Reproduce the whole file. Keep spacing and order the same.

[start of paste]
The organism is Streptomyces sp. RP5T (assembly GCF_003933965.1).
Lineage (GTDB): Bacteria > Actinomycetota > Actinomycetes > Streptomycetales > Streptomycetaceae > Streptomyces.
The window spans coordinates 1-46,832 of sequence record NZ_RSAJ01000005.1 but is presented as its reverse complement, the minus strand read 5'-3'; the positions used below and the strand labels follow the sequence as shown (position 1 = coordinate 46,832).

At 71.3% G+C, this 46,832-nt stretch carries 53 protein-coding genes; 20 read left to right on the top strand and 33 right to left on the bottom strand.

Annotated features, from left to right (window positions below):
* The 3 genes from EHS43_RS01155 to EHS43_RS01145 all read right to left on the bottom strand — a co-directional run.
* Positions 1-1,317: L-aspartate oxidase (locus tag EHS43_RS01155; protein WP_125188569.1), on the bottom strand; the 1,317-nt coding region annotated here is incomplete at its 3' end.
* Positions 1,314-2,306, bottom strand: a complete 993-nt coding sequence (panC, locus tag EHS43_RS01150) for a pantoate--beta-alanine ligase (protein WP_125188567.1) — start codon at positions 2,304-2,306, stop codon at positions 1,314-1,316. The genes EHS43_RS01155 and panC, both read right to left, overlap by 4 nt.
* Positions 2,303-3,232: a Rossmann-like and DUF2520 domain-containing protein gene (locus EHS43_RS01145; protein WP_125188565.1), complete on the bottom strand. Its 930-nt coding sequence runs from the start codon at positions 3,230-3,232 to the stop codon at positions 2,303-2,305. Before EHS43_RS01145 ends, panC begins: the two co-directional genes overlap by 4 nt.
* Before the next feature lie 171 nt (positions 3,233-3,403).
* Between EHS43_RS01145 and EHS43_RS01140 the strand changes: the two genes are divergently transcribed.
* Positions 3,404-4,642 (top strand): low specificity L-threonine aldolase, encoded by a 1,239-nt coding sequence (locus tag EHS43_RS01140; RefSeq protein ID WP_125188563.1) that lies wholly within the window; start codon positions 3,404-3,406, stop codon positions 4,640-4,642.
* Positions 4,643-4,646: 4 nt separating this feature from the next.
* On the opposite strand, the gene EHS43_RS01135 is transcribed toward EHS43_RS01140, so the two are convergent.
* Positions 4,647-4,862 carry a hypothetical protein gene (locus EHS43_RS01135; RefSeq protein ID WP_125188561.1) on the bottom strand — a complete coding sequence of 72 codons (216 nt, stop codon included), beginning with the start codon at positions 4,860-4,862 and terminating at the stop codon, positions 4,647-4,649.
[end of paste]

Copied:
The organism is Streptomyces sp. RP5T (assembly GCF_003933965.1).
Lineage (GTDB): Bacteria > Actinomycetota > Actinomycetes > Streptomycetales > Streptomycetaceae > Streptomyces.
The window spans coordinates 1-46,832 of sequence record NZ_RSAJ01000005.1 but is presented as its reverse complement, the minus strand read 5'-3'; the positions used below and the strand labels follow the sequence as shown (position 1 = coordinate 46,832).

At 71.3% G+C, this 46,832-nt stretch carries 53 protein-coding genes; 20 read left to right on the top strand and 33 right to left on the bottom strand.

Annotated features, from left to right (window positions below):
* The 3 genes from EHS43_RS01155 to EHS43_RS01145 all read right to left on the bottom strand — a co-directional run.
* Positions 1-1,317: L-aspartate oxidase (locus tag EHS43_RS01155; protein WP_125188569.1), on the bottom strand; the 1,317-nt coding region annotated here is incomplete at its 3' end.
* Positions 1,314-2,306, bottom strand: a complete 993-nt coding sequence (panC, locus tag EHS43_RS01150) for a pantoate--beta-alanine ligase (protein WP_125188567.1) — start codon at positions 2,304-2,306, stop codon at positions 1,314-1,316. The genes EHS43_RS01155 and panC, both read right to left, overlap by 4 nt.
* Positions 2,303-3,232: a Rossmann-like and DUF2520 domain-containing protein gene (locus EHS43_RS01145; protein WP_125188565.1), complete on the bottom strand. Its 930-nt coding sequence runs from the start codon at positions 3,230-3,232 to the stop codon at positions 2,303-2,305. Before EHS43_RS01145 ends, panC begins: the two co-directional genes overlap by 4 nt.
* Before the next feature lie 171 nt (positions 3,233-3,403).
* Between EHS43_RS01145 and EHS43_RS01140 the strand changes: the two genes are divergently transcribed.
* Positions 3,404-4,642 (top strand): low specificity L-threonine aldolase, encoded by a 1,239-nt coding sequence (locus tag EHS43_RS01140; RefSeq protein ID WP_125188563.1) that lies wholly within the window; start codon positions 3,404-3,406, stop codon positions 4,640-4,642.
* Positions 4,643-4,646: 4 nt separating this feature from the next.
* On the opposite strand, the gene EHS43_RS01135 is transcribed toward EHS43_RS01140, so the two are convergent.
* Positions 4,647-4,862 carry a hypothetical protein gene (locus EHS43_RS01135; RefSeq protein ID WP_125188561.1) on the bottom strand — a complete coding sequence of 72 codons (216 nt, stop codon included), beginning with the start codon at positions 4,860-4,862 and terminating at the stop codon, positions 4,647-4,649.